Europe

France labour law: Thousands protest in Paris

A general view shows the Place de la Bastille square as French labour unions employees attend a demonstration against plans to reform French labour laws on 23 June Image copyright Reuters

Tens of thousands of people have taken part in a protest in Paris against France's labour reforms.

About 2,000 riot police were deployed to prevent a repeat of the violent clashes during the last demonstration on 14 June.

Some 100 people were arrested before Thursday's march set off from the Place de la Bastille.

Most of those held were wearing scarves or other items which could be used to conceal their identities, police said.

Interior Minister Bernard Cazeneuve said the march was held under "optimal conditions" with no clashes or damage reported.

"No teargas was fired... no-one was injured," he said.

The march was initially banned but ministers reversed their decision after a public uproar.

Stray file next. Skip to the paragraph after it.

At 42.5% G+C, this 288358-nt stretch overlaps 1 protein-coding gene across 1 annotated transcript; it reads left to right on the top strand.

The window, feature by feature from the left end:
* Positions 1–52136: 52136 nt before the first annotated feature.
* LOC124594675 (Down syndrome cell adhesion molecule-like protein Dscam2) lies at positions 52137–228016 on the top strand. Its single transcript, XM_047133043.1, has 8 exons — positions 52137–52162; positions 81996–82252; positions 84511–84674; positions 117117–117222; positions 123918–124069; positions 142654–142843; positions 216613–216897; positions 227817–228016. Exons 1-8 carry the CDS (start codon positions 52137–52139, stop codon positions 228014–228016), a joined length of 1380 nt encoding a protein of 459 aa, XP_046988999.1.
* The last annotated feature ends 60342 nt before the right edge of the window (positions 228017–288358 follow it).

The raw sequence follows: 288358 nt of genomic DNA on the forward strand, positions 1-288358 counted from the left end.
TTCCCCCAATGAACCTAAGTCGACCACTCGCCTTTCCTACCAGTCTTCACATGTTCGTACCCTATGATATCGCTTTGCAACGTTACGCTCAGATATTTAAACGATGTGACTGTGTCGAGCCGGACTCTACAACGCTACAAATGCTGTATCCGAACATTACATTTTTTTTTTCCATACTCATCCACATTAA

The protesters object to government reforms that make it easier for employers to hire and fire workers and relax the limit on working hours.

Image copyright AFP
Image caption The march in Paris headed towards the Place de la Bastille

French President Francois Hollande has said the government will not retreat from the reform.

"We will take this bill to the finish line," he told reporters.

Protests were also being held in other French cities.

In the western city of Rennes, protesters torched a car, attacked police headquarters and smashed store fronts, French news agency AFP reported.

French labour reform bill - key points:

  • The 35-hour week remains in place, but as an average. Firms can negotiate with local trade unions on more or fewer hours from week to week, up to a maximum of 46 hours
  • Firms are given greater freedom to reduce pay
  • The law eases conditions for laying off workers, which is strongly regulated in France. It is hoped companies will take on more people if they know they can shed jobs in case of a downturn
  • Employers to get more leeway to negotiate holidays and special leave, such as maternity or for getting married. These are currently also heavily regulated

Does France's workforce really have it easy?

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